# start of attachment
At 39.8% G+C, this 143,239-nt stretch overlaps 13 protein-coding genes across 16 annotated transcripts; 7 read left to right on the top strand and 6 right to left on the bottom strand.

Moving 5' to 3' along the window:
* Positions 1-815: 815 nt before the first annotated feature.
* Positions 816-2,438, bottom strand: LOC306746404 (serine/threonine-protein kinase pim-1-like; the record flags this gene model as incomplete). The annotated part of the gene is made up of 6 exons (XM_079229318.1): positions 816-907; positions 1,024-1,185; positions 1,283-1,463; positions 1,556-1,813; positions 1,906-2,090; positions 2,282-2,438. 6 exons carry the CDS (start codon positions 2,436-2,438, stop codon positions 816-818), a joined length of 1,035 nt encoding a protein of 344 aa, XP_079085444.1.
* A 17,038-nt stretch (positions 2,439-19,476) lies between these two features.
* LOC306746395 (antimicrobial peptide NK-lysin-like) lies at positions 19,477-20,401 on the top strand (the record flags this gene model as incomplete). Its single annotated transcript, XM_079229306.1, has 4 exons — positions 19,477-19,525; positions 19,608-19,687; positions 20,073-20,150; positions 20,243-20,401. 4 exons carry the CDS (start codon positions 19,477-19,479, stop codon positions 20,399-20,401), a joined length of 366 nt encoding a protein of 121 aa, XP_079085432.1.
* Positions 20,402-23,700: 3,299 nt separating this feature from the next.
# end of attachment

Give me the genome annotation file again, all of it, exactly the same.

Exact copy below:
At 39.8% G+C, this 143,239-nt stretch overlaps 13 protein-coding genes across 16 annotated transcripts; 7 read left to right on the top strand and 6 right to left on the bottom strand.

Moving 5' to 3' along the window:
* Positions 1-815: 815 nt before the first annotated feature.
* Positions 816-2,438, bottom strand: LOC306746404 (serine/threonine-protein kinase pim-1-like; the record flags this gene model as incomplete). The annotated part of the gene is made up of 6 exons (XM_079229318.1): positions 816-907; positions 1,024-1,185; positions 1,283-1,463; positions 1,556-1,813; positions 1,906-2,090; positions 2,282-2,438. 6 exons carry the CDS (start codon positions 2,436-2,438, stop codon positions 816-818), a joined length of 1,035 nt encoding a protein of 344 aa, XP_079085444.1.
* A 17,038-nt stretch (positions 2,439-19,476) lies between these two features.
* LOC306746395 (antimicrobial peptide NK-lysin-like) lies at positions 19,477-20,401 on the top strand (the record flags this gene model as incomplete). Its single annotated transcript, XM_079229306.1, has 4 exons — positions 19,477-19,525; positions 19,608-19,687; positions 20,073-20,150; positions 20,243-20,401. 4 exons carry the CDS (start codon positions 19,477-19,479, stop codon positions 20,399-20,401), a joined length of 366 nt encoding a protein of 121 aa, XP_079085432.1.
* Positions 20,402-23,700: 3,299 nt separating this feature from the next.